Connecticut Stem Cell Researcher Applies to His Own Committee for Funding
State stem cell research programs are jettisoning conflict of interest rules in their haste to step into the void left by the federal government. In Connecticut, a scientist who sits on the state board that will award grants has applied for funding from that same committee, the Hartford Courant reported last week. Xiangzhong "Jerry" Yang, the prominent state stem cell researcher who succeeded in creating the first cloned cow in 1999, has requested $5 million in research funding to create cloned human embryos. He probably won't be the last since more than two-thirds of the board is involved in stem cell research. Last January, the Connecticut General Assembly exempted the grant-awarding committee from state conflict-of-interest laws. Board members also do not have to disclose individual financial interests.
Environmental Group Wants Paustenbach Reprimanded
The Environmental Working Group has asked the Society of Toxicology to issue a written reprimand for industry consultant Dennis Paustenbach for violating the society's code of ethics. "Some price (has) to be paid for deliberate fraudulent activity and then using fake science to weaken public health protections," the EWG letter said. Paustenbach's consulting firm in 1997 published an article in the Journal of Occupational and Environmental Medicine, that manipulated data purchased two years earlier from a Chinese scientist, whose original research showed a connection between chromium-6 and cancer in Chinese villages. The re-worked article, which was recently retracted, was published under the Chinese scientist's name and reversed his conclusion. It was later used to weaken California regulations on chromium in water.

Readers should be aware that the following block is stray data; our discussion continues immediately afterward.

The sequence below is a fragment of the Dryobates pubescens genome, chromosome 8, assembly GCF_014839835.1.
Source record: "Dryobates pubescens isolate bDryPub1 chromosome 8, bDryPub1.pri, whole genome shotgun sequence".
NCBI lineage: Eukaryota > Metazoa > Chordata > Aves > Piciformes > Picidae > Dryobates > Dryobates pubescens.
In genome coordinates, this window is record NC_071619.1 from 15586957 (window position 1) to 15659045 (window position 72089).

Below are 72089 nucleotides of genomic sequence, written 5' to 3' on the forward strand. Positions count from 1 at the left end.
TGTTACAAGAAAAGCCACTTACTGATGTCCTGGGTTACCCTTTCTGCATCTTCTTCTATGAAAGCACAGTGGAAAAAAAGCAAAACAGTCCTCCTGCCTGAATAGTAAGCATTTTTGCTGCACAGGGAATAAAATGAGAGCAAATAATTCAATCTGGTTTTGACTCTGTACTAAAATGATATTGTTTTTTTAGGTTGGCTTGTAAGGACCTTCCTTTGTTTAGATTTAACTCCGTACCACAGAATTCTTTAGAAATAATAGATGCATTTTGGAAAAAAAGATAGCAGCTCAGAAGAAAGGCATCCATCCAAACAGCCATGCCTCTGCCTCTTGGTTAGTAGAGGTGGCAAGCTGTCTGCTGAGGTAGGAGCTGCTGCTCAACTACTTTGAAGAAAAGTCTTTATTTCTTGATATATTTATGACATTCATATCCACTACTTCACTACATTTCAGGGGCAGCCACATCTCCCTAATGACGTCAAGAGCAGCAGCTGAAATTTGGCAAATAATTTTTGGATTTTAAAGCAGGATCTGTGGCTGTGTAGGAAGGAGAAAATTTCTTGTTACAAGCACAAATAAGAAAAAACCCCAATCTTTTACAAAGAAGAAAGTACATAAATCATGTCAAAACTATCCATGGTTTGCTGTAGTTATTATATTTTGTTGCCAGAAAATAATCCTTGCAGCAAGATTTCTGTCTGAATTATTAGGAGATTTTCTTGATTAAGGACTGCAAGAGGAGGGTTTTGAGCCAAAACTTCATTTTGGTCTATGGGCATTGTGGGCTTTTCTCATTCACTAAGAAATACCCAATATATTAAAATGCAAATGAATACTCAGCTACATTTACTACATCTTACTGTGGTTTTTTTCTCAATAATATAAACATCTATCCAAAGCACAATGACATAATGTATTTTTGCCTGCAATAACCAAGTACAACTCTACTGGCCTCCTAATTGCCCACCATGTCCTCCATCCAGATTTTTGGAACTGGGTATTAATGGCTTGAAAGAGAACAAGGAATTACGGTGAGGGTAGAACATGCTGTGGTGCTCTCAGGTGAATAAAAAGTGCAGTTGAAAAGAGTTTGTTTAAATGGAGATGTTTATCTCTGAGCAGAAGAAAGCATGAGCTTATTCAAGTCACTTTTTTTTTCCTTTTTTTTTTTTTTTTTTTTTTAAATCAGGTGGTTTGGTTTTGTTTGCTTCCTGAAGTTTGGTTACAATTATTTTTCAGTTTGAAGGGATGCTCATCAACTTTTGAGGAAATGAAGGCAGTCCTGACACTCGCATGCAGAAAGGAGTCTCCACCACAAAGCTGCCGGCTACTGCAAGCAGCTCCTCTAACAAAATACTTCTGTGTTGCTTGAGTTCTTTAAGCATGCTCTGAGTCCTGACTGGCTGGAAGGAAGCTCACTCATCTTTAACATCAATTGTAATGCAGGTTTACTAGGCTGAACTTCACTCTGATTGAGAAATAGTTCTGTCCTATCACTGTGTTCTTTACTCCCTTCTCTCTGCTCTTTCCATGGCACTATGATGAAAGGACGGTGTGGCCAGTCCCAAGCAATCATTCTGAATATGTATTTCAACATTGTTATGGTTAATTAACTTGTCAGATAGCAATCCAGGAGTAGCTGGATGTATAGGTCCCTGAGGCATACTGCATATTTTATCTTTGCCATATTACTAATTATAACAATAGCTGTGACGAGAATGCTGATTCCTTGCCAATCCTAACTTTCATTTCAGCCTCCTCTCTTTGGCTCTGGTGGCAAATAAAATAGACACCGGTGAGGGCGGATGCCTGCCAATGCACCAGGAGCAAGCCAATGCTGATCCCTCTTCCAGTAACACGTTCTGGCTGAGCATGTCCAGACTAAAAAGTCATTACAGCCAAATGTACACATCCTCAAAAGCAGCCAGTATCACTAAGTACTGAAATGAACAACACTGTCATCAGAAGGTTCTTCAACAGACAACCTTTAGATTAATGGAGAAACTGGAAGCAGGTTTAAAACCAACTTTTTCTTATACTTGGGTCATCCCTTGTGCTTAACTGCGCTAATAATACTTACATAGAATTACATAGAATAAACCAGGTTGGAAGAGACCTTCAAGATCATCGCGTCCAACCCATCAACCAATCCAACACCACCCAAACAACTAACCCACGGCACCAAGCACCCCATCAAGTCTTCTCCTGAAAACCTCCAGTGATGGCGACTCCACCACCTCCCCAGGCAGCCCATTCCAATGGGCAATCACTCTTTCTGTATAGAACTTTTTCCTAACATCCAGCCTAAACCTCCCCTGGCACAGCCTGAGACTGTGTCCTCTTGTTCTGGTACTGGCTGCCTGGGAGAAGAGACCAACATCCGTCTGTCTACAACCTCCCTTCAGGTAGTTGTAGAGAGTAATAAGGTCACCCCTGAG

FDA's Latest Waiver: Major Stockholder Votes on Device Panel
The Food and Drug Administration granted a waiver to a device panel member last week. Michael J. Olding, M.D., member of the General and Plastic Surgery Devices Panel, voted on Thursday in favor of Radiesse, an injectable facial device used for two aesthetic applications for HIV-positive patients made by BioForm Medical, Inc. Olding owns between $50,000 and $100,000 in stock in one of the company's competitors. The panel voted 5 to 2 to approve Radiesse.
Odds and Ends
The Environmental Protection Agency is looking for asbestos experts for a new review panel. Applications are being accepted through September 12 . . . The EPA's review of hypoxia in the Gulf of Mexico will proceed without two scientists on the EPA short list who drew protests from the Center for Science in the Public Interest and the Mississippi River Basin Alliance for their anti-environmentalist stances. . . The Environmental Protection Agency has pushed ahead with libraries closures, cutting off public access to vital research material, on the assumption that Congress will approve President Bush's proposed budget cuts, according to Public Employees for Environmental Responsibility . . .Charles Nemeroff, the editor of the journal Neuropsychopharmacology,is stepping down after he wrote a review in favor of a new shock device for treating depression that didn't disclose his financial ties to the device's maker.